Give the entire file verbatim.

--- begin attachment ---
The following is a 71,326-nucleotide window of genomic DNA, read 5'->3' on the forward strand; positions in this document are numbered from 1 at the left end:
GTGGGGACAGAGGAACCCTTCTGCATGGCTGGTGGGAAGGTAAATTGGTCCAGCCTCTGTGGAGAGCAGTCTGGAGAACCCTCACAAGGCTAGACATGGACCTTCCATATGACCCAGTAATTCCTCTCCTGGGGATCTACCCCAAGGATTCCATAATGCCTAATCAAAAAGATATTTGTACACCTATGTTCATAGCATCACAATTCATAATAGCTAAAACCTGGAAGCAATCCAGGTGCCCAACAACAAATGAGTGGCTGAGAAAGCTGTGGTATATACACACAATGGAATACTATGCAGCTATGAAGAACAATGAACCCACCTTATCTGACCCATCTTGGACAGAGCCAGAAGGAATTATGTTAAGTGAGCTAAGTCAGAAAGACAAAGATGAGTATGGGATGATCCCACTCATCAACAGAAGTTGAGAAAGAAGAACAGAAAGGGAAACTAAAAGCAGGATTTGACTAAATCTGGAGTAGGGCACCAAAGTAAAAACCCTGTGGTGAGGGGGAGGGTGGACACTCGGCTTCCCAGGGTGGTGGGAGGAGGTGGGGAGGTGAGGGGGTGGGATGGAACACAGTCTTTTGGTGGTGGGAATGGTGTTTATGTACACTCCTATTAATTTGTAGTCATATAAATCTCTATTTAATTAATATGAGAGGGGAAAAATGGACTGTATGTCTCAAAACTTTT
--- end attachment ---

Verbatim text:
The following is a 71,326-nucleotide window of genomic DNA, read 5'->3' on the forward strand; positions in this document are numbered from 1 at the left end:
GTGGGGACAGAGGAACCCTTCTGCATGGCTGGTGGGAAGGTAAATTGGTCCAGCCTCTGTGGAGAGCAGTCTGGAGAACCCTCACAAGGCTAGACATGGACCTTCCATATGACCCAGTAATTCCTCTCCTGGGGATCTACCCCAAGGATTCCATAATGCCTAATCAAAAAGATATTTGTACACCTATGTTCATAGCATCACAATTCATAATAGCTAAAACCTGGAAGCAATCCAGGTGCCCAACAACAAATGAGTGGCTGAGAAAGCTGTGGTATATACACACAATGGAATACTATGCAGCTATGAAGAACAATGAACCCACCTTATCTGACCCATCTTGGACAGAGCCAGAAGGAATTATGTTAAGTGAGCTAAGTCAGAAAGACAAAGATGAGTATGGGATGATCCCACTCATCAACAGAAGTTGAGAAAGAAGAACAGAAAGGGAAACTAAAAGCAGGATTTGACTAAATCTGGAGTAGGGCACCAAAGTAAAAACCCTGTGGTGAGGGGGAGGGTGGACACTCGGCTTCCCAGGGTGGTGGGAGGAGGTGGGGAGGTGAGGGGGTGGGATGGAACACAGTCTTTTGGTGGTGGGAATGGTGTTTATGTACACTCCTATTAATTTGTAGTCATATAAATCTCTATTTAATTAATATGAGAGGGGAAAAATGGACTGTATGTCTCAAAACTTTT